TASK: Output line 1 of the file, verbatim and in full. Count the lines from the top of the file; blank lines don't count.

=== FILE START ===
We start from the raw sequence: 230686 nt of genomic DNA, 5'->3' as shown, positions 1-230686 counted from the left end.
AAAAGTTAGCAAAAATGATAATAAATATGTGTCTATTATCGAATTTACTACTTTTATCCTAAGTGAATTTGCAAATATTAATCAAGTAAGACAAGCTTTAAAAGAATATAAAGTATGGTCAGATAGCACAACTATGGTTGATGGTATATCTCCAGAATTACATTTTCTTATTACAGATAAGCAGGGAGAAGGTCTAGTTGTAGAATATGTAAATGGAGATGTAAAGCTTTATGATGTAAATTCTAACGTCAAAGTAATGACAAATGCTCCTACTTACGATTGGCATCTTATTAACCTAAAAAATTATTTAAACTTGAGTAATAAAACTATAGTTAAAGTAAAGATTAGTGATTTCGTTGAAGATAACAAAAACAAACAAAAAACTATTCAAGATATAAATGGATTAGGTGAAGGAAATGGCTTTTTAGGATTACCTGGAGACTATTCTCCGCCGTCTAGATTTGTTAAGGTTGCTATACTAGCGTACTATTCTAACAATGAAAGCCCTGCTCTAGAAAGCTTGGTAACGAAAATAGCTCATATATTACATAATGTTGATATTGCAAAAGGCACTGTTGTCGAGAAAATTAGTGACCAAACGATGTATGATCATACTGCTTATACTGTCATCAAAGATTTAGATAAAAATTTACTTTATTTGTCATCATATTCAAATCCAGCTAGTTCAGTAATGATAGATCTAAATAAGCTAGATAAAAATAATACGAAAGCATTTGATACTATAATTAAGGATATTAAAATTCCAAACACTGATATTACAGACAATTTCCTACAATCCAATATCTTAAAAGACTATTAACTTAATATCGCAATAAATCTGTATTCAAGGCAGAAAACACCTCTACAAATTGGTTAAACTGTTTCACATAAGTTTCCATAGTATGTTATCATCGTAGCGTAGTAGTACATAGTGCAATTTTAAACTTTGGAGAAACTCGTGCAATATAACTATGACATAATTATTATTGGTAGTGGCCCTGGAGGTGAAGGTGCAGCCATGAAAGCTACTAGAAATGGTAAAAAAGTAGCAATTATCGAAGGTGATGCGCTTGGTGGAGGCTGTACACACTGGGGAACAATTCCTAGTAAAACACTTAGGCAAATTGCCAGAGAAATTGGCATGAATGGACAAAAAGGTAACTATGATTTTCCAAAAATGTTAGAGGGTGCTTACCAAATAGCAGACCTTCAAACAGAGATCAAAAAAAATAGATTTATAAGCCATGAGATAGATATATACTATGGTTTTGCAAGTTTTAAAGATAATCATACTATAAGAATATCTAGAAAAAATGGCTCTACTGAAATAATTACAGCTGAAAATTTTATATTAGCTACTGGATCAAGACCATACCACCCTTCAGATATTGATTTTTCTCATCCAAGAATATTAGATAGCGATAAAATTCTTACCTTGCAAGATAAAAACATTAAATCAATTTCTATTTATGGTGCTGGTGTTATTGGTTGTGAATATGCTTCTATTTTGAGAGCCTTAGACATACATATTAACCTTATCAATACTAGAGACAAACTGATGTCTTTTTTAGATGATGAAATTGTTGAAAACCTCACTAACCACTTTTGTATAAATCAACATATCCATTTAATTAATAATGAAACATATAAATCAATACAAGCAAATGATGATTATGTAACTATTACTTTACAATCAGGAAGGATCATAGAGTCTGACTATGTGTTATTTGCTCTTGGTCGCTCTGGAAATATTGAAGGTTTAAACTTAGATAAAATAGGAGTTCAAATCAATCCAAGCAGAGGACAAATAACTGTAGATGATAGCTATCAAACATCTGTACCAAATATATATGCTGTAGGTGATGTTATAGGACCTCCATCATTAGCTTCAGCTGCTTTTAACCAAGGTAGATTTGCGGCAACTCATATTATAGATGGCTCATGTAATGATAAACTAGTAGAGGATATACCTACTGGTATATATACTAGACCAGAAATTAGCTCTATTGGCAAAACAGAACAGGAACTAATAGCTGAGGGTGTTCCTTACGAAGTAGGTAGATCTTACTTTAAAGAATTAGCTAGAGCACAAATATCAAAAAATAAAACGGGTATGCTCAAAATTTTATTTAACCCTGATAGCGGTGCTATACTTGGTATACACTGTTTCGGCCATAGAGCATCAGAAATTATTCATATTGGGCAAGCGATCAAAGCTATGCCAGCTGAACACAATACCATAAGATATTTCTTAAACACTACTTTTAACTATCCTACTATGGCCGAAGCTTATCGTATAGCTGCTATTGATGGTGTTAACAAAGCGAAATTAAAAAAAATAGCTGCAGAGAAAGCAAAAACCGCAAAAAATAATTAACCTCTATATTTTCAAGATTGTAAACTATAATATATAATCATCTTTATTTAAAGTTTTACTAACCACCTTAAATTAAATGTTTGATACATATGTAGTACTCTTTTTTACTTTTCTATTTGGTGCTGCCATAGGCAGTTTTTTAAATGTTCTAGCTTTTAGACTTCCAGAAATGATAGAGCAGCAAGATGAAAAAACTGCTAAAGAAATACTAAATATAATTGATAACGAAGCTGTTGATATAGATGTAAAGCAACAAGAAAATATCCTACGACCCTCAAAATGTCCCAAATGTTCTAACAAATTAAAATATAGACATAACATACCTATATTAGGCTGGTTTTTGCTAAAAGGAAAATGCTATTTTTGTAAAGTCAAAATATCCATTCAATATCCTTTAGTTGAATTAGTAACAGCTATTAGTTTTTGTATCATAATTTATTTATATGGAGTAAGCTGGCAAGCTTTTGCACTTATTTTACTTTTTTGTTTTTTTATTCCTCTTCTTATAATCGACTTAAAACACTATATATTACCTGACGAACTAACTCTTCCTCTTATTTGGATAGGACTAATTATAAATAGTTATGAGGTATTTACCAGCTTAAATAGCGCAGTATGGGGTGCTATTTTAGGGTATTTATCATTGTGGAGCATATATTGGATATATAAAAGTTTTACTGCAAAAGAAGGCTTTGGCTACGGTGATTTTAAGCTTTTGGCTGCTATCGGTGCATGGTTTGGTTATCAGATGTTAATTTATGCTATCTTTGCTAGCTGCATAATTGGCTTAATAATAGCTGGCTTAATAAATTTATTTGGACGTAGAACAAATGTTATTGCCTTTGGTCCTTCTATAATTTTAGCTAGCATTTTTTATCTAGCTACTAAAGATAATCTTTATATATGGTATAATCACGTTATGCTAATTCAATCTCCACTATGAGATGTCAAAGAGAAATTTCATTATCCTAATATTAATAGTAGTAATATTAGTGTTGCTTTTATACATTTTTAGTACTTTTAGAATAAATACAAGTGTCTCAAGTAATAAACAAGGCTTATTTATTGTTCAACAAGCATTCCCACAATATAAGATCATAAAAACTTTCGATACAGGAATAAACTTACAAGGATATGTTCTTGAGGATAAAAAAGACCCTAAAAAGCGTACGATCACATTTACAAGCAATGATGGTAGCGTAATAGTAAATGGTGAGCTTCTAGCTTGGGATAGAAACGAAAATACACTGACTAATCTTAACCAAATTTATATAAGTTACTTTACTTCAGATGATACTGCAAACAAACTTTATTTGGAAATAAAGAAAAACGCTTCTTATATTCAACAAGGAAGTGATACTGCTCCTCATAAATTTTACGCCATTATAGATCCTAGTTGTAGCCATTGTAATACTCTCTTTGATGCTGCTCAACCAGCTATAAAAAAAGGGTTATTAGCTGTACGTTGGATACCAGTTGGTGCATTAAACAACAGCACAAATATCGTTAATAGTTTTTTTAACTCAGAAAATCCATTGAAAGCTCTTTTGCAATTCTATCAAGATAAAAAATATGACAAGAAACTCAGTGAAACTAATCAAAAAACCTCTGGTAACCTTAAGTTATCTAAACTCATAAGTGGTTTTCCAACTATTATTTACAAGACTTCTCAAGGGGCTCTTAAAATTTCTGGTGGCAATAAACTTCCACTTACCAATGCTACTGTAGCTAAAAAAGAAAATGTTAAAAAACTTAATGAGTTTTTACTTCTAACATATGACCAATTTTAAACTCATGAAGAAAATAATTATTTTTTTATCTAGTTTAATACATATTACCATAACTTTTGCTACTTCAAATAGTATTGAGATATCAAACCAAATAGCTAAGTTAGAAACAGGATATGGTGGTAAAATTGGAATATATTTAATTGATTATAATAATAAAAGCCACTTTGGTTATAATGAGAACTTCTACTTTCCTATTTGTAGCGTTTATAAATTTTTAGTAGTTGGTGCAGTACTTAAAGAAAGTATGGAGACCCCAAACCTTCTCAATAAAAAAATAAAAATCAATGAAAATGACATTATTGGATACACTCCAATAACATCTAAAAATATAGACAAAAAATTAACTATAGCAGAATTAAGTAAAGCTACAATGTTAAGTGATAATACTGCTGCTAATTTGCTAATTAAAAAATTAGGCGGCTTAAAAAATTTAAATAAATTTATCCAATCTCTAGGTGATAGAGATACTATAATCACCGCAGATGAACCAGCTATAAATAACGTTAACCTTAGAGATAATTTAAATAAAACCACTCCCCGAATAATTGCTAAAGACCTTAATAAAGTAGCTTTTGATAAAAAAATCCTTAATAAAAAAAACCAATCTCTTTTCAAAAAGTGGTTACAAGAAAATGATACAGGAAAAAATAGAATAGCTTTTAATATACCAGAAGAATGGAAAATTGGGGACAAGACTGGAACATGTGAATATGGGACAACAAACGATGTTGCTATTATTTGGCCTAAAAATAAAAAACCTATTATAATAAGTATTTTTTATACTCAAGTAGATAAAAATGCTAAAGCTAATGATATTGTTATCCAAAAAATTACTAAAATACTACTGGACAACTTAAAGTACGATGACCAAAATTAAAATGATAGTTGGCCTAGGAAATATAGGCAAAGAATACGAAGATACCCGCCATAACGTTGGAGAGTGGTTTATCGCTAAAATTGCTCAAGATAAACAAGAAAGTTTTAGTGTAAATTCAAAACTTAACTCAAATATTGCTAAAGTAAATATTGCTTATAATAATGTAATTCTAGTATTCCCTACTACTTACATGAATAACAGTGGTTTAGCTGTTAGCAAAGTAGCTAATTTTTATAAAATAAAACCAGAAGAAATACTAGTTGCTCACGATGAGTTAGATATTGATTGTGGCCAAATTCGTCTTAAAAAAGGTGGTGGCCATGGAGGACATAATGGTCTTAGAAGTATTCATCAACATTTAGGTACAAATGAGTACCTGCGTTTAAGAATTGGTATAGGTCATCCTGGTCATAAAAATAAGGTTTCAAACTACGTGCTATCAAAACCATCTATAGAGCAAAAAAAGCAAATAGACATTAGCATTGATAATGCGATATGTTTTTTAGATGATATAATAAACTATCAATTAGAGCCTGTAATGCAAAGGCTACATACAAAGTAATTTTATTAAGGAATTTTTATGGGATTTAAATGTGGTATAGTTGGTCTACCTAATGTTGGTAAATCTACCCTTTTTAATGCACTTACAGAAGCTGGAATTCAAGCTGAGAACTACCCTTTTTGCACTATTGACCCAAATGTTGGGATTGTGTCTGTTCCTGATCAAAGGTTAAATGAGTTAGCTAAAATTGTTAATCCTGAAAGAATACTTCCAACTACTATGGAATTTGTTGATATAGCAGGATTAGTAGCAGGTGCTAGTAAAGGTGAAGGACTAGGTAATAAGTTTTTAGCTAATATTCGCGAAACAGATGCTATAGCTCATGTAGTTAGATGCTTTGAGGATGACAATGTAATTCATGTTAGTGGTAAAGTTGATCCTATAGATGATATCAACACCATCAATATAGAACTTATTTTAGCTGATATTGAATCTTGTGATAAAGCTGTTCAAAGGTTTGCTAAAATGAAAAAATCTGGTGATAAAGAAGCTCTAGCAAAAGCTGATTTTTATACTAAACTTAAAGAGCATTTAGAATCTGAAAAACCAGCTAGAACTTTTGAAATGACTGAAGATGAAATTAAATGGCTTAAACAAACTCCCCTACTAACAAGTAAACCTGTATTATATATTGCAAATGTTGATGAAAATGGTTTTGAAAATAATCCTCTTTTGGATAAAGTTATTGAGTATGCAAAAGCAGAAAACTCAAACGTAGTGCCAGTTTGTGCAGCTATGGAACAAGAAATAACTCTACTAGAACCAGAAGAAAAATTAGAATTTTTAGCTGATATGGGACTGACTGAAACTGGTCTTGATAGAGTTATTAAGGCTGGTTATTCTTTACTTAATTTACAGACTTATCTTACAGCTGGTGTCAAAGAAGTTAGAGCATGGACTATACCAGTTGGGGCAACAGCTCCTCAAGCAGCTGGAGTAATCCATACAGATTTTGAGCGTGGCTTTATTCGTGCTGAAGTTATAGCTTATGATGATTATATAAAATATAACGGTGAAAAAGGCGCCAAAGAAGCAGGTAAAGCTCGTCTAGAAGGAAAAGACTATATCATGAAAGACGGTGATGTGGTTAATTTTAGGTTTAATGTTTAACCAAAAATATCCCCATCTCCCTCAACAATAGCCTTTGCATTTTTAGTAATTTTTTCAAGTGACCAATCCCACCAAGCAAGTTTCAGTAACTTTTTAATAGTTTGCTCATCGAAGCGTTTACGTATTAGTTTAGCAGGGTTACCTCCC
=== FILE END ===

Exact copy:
We start from the raw sequence: 230686 nt of genomic DNA, 5'->3' as shown, positions 1-230686 counted from the left end.